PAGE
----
The next moment I was staring at the sky. The referees and my opponent ran towards me. I knew it was over. The punch was so strong that it took me a good ten seconds to even think of getting back on my feet.
The match was over. I had lost.
My opponent lend his hand to help me off the ground. We hugged and smiled. There was no anger, resentment or frustration. I looked at the crowd and realised my performance was over.  Gracias, I thanked and bowed to them.
The applause steadily grew louder. If they weren’t rooting for me before the fight, now they were.
Blood dripped in a hurry on the moist December earth as I walked away. It oozed out of cut next to my right eye.
Now, it was time to leave.
The ride back to Cuzco seemed far more pleasant even with a blood-drenched shirt and a swollen face.
You know, an odd experience can do that to you sometimes.

Why Travel Is NOT The Best Teacher

Hope you are feeling envious, cos that’s what the picture is for.

By now you must have read at least twenty thousand quotes and a couple of hundred articles on why you are not really living if you haven’t traveled. The biggest reason why travel is compulsory because, well, travel is the best teacher.

It is while traveling that you learn about the life, what you really want and who you really are. You learn so much about new cultures, new people and develop so many skills on the road. Travel has the ability to transform you into a new mature person who can do no wrong.

Is this true?

To all you travelers and traveling aspirants out there, let me say something politely. All of this is BULLSHIT.

It has been over a year since I quit my career in public relations to travel the world and to pursue ‘The 12 Project’. I had committed to make observations and share the reality of travel. So here are reasons why the entire ‘travel is the best teacher’ thing is a bit misplaced and extremely exaggerated.

Travel makes you more informed, apparently:

One of the biggest argument in favour of travel is that it makes you better informed. And hey, which girl doesn’t like dating a well-informed dude, right? But the question is what exactly are travelers more informed about?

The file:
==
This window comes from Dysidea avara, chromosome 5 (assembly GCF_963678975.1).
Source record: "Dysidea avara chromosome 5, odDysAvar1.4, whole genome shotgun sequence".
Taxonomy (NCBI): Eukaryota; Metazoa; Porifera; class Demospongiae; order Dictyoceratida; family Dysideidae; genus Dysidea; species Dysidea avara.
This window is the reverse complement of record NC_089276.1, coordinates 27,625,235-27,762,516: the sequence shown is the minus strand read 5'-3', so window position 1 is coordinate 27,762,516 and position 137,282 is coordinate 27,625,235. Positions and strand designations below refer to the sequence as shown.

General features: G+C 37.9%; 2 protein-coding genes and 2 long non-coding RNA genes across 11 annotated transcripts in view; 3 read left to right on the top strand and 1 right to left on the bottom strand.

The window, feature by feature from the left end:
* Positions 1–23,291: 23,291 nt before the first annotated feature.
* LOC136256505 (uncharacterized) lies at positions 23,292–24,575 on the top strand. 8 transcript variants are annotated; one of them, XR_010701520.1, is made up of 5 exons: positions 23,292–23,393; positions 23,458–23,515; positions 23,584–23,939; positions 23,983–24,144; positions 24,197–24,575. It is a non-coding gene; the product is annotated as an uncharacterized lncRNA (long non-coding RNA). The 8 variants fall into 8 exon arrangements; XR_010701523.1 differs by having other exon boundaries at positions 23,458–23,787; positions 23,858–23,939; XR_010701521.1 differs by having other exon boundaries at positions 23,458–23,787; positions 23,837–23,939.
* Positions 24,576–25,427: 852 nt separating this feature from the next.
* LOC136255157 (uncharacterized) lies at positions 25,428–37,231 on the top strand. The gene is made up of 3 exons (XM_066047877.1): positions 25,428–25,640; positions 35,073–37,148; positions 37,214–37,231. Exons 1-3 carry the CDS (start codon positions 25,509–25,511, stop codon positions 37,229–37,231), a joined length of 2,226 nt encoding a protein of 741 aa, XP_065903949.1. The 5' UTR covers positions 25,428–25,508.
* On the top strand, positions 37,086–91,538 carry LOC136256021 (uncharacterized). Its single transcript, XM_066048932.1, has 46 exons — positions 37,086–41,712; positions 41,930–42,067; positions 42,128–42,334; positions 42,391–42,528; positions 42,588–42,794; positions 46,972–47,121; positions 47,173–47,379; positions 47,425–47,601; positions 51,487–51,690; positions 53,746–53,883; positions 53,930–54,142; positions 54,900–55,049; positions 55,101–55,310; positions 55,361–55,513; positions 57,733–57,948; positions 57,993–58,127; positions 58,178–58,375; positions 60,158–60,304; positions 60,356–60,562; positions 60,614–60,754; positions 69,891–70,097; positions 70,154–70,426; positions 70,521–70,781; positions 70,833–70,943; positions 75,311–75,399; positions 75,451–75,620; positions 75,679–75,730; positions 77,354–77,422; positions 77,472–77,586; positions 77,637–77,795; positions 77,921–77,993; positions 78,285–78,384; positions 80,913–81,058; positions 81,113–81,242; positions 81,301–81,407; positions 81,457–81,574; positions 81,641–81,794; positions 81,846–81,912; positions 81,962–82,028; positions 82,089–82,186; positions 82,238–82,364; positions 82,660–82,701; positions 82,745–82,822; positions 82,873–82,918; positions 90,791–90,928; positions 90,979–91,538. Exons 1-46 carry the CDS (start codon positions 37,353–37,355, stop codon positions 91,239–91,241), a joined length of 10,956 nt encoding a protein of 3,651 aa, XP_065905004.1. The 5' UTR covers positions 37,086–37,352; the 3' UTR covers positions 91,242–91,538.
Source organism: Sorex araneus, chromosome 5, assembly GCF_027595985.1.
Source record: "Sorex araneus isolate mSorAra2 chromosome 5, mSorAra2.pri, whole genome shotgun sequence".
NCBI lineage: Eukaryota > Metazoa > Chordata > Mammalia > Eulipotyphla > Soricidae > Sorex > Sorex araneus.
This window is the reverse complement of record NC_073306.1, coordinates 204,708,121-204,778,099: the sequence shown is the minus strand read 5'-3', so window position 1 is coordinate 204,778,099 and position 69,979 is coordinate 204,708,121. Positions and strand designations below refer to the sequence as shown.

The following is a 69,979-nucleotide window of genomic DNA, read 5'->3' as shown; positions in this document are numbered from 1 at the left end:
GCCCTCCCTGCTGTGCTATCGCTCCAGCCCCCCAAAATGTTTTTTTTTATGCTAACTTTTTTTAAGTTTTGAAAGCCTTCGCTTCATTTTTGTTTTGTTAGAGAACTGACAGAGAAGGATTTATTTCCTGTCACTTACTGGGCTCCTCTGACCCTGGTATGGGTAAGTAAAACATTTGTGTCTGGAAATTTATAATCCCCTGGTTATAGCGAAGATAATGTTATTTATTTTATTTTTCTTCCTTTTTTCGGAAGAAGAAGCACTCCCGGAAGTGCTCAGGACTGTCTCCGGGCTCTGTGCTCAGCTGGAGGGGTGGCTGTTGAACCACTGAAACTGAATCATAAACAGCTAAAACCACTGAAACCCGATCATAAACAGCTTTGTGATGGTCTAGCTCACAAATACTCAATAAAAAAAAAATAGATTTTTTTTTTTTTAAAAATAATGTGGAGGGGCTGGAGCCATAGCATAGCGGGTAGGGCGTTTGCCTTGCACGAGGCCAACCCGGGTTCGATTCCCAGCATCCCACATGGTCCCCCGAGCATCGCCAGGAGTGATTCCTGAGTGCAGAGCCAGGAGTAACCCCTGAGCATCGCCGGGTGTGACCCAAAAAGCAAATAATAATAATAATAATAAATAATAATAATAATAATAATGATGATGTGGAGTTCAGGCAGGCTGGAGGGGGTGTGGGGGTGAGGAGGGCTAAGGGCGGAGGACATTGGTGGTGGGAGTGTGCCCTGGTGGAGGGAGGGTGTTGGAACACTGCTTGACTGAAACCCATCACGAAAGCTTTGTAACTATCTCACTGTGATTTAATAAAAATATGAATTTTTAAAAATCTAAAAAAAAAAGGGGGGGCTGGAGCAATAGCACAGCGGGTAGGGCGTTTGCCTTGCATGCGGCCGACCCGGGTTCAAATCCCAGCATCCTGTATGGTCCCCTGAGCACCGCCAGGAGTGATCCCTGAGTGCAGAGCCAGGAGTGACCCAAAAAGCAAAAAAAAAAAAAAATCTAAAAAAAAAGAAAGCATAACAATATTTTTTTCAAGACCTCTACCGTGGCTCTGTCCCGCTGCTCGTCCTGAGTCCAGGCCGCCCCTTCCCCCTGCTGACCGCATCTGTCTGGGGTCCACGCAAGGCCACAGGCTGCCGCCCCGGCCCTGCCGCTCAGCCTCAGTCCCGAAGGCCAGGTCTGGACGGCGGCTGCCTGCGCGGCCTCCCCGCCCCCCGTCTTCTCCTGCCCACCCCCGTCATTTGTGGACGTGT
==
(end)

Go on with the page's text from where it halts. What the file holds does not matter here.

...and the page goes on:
Hordes of backpackers take flights from home countries and land in exotic locales every day. Are these people really more informed about the countries they visit?

No, I DON’T think so.

About 1.8 million tourists arrived in Sri Lanka in 2015(according to http://www.sltda.lk/statistics). The island is fast becoming a darling both with budget seekers and five star luxury cravers. Thanks to its magnificent beauty and relatively cheap standard of living. But are food, sights and experiences all that there are to a country?

Many backpackers are hardly aware that the country was in the throes of a civil war until as recent as 2009. Others know that ‘there was some problem here’, but that is about it. Very few are aware of the ethnic divide in the country between the Sinhalese Buddhists and Tamils.

Sri Lanka definitely does not need to be reminded of the war. But as people of this world we at least need to appreciate or acknowledge issues & problems and hopes & dreams of the people we visit.

This is just one example. Most travelers don’t give a damn about political, economic or historical scenarios of countries they visit. Unless, of course, they decide to not visit at all due to media reports of bombings, civil wars, epidemics or protests.

And even then all they know is the headline.

So, should we conclude that being informed means knowing the cheapest pub in town or some local props with which you click pictures? Wasn’t travel meant to take you to places where learning about the place was the only way to survive?

But let’s just forget all that while we sip some chilled Singha beer on the touristy Khao San Road in the Thai capital, shall we? And put up a facebook status ‘Exploring Bangkok. Wohoooo!’.

But duh, doesn’t travel make you a better person?

The other great assumed gift of travel is personal development. Or that’s what travel bloggers say and we believe it. Going from a nervous introvert to a great extrovert and to becoming one of those no-materialism-for-me-type-of-people, yes travel does it all.

Or NOT.

Just like every day life, you can meet pricks even while you travel. People carry their own fears, insecurities and weaknesses while they travel too. And no, almost none of them magically transform into zen like creatures once they step into Angkor Wat.

And the assumption that travel makes people less material is utterly nonsensical. It is easy to meet some of the most ego-centric people while traveling. Don’t believe me? Spend some time in a hostel and you will know. If observant enough, over a few beers you can watch travelers compete with each other. It is generally about who has been to more interesting places and has done crazier things.

‘You know this one time I went to valley of the Moon in Bolivia and it was so cool.’

‘Yaa man. But I think nothing beats trekking in the amazons of Ecuador.’

The worst is when people get into the race of trying to be the ‘best traveler’ on the table because they either spend the least or because have visited more exotic places. Sometimes even because they have banged more local women.

Recently, I was unfortunate enough to travel with a group. This group also consisted of a girl who was a control freak of the worst kind. She wanted everyone to follow her plans. But she would never let others do what they wanted because she was scared as hell to be alone.